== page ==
A new category in golf, rescue (or hybrid) clubs are designed to replace harder to hit long irons. A typical set of irons would be 3-PW (8 irons) and many golfers find the 3, 4 and even 5 irons quite difficult to hit consistently well. This is where rescue clubs come in. They are a cross between an iron and a wood and they have dual characteristics. Firstly, they have the easy to hit properties of a wood with larger, more forgiving heads. Secondly, they have the same accuracy properties of iron with shorter shafts and iron-like faces for control. An added benefit of rescue clubs is that they are much easier to hit from poor lies or from the rough.
Most golfers should consider putting a rescue club or two in their bag. If you don't use your long irons that much then you can replace the 3, 4 and 5, but it may be worth starting with the 4 iron replacement. Better players can replace the 3 or even introduce a 2 iron replacement for more distance.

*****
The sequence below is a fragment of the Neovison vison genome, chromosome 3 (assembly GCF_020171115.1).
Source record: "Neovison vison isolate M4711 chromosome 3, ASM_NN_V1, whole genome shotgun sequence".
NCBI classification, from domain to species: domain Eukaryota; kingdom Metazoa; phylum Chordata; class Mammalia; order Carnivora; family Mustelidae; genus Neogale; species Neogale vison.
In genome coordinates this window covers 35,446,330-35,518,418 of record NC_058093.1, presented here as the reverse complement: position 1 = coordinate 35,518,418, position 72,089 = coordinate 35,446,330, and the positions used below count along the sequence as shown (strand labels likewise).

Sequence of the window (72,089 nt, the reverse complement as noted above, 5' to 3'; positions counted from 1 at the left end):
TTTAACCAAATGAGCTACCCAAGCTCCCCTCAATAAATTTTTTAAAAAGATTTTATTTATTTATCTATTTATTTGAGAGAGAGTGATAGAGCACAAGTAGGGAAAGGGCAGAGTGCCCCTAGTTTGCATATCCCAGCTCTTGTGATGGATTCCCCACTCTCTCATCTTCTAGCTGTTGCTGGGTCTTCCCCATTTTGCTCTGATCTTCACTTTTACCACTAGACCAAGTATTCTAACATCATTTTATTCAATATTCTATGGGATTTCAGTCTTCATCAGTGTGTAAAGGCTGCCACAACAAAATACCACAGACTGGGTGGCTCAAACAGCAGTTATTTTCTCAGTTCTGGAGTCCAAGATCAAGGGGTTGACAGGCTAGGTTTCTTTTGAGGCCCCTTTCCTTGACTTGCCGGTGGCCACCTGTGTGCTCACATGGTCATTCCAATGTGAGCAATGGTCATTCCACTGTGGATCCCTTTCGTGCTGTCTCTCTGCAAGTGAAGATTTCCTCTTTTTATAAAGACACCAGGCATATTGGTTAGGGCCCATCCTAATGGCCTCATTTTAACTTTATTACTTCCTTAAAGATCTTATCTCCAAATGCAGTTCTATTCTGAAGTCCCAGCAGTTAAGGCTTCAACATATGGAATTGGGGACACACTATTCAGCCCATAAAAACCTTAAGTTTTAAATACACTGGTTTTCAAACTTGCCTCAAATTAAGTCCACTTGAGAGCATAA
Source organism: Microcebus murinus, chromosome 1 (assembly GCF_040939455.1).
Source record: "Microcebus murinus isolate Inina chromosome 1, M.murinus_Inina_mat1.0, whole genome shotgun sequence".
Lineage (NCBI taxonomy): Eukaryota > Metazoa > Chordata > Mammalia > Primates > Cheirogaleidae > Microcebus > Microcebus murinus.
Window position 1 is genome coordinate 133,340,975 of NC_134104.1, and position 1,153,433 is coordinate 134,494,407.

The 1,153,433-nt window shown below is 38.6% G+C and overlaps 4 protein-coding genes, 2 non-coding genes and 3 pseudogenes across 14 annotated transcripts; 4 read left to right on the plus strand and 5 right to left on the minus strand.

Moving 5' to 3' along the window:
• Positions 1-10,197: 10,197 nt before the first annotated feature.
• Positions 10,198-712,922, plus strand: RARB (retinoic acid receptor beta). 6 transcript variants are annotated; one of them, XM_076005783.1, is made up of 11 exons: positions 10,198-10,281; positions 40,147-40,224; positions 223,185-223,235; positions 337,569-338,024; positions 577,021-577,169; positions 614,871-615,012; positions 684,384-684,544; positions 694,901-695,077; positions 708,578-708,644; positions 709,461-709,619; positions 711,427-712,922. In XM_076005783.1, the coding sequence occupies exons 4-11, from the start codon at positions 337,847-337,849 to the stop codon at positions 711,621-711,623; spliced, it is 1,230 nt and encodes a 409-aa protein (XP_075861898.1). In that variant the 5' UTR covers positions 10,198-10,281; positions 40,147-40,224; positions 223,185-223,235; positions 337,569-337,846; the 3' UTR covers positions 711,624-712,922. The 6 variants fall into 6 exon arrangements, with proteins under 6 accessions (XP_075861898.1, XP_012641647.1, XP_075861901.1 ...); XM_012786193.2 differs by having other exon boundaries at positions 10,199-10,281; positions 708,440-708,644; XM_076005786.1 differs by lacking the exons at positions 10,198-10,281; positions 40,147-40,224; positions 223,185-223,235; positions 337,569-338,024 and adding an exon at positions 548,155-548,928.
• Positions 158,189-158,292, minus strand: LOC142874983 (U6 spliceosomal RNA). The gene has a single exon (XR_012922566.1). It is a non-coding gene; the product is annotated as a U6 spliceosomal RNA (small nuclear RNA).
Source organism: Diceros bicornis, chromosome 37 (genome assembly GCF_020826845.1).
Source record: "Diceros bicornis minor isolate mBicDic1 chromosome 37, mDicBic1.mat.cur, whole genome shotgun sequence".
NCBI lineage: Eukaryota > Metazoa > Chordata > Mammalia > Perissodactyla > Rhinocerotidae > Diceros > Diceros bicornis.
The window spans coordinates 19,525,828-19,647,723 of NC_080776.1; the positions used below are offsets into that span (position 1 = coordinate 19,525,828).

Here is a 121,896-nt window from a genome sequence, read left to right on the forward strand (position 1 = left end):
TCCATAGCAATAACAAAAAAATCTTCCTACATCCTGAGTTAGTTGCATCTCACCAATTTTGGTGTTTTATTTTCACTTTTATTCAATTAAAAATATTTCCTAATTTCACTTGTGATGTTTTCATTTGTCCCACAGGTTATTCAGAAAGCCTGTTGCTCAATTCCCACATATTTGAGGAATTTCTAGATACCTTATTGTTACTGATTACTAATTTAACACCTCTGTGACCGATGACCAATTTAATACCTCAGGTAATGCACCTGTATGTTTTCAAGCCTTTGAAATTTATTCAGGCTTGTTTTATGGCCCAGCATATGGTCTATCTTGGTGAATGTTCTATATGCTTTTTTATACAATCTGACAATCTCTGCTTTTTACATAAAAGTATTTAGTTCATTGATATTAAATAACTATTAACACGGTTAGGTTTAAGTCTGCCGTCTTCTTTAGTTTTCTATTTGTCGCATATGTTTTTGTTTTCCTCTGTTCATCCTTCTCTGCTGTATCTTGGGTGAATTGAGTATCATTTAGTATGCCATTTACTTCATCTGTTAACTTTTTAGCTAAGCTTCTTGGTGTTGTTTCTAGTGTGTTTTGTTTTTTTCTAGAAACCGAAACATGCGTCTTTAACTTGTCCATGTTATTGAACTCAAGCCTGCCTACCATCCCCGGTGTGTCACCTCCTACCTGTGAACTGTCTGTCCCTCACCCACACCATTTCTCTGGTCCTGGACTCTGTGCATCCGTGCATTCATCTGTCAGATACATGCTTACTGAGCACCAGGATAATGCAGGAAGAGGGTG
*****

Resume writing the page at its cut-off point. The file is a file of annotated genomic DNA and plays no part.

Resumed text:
Rescue clubs can also be used off the tee and are very useful for longer par 3 holes, so do consider the higher lofted replacements if you prefer a wood to an iron.
The shaft of a rescue club is made from either graphite or steel. Graphite can provide the benefit of giving more club head speed as it is lighter and has more flexible properties. Steel can be more accurate. As a general rule most golfers from beginners to intermediate will benefit from graphite. Many tour pros use graphite, yet some use steel, so more experienced golfers should investigate the latter. Steel shafts are also cheaper to buy than their graphite counterparts.